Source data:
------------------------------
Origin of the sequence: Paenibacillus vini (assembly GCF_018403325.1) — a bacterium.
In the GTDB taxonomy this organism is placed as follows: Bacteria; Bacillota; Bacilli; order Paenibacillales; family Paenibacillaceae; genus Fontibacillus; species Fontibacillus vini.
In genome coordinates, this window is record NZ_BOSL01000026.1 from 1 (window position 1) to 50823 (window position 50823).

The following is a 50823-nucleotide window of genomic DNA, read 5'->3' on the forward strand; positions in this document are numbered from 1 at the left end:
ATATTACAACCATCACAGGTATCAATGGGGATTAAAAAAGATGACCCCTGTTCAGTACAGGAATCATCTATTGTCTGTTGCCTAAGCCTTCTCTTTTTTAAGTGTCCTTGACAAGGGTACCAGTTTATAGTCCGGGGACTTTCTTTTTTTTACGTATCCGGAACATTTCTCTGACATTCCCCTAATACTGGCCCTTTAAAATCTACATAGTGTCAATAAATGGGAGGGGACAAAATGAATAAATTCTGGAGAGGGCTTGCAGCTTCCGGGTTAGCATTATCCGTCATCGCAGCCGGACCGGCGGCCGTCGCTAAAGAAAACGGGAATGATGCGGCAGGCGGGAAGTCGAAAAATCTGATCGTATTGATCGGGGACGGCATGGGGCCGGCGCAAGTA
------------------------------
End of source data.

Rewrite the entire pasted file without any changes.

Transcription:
Origin of the sequence: Paenibacillus vini (assembly GCF_018403325.1) — a bacterium.
In the GTDB taxonomy this organism is placed as follows: Bacteria; Bacillota; Bacilli; order Paenibacillales; family Paenibacillaceae; genus Fontibacillus; species Fontibacillus vini.
In genome coordinates, this window is record NZ_BOSL01000026.1 from 1 (window position 1) to 50823 (window position 50823).

The following is a 50823-nucleotide window of genomic DNA, read 5'->3' on the forward strand; positions in this document are numbered from 1 at the left end:
ATATTACAACCATCACAGGTATCAATGGGGATTAAAAAAGATGACCCCTGTTCAGTACAGGAATCATCTATTGTCTGTTGCCTAAGCCTTCTCTTTTTTAAGTGTCCTTGACAAGGGTACCAGTTTATAGTCCGGGGACTTTCTTTTTTTTACGTATCCGGAACATTTCTCTGACATTCCCCTAATACTGGCCCTTTAAAATCTACATAGTGTCAATAAATGGGAGGGGACAAAATGAATAAATTCTGGAGAGGGCTTGCAGCTTCCGGGTTAGCATTATCCGTCATCGCAGCCGGACCGGCGGCCGTCGCTAAAGAAAACGGGAATGATGCGGCAGGCGGGAAGTCGAAAAATCTGATCGTATTGATCGGGGACGGCATGGGGCCGGCGCAAGTA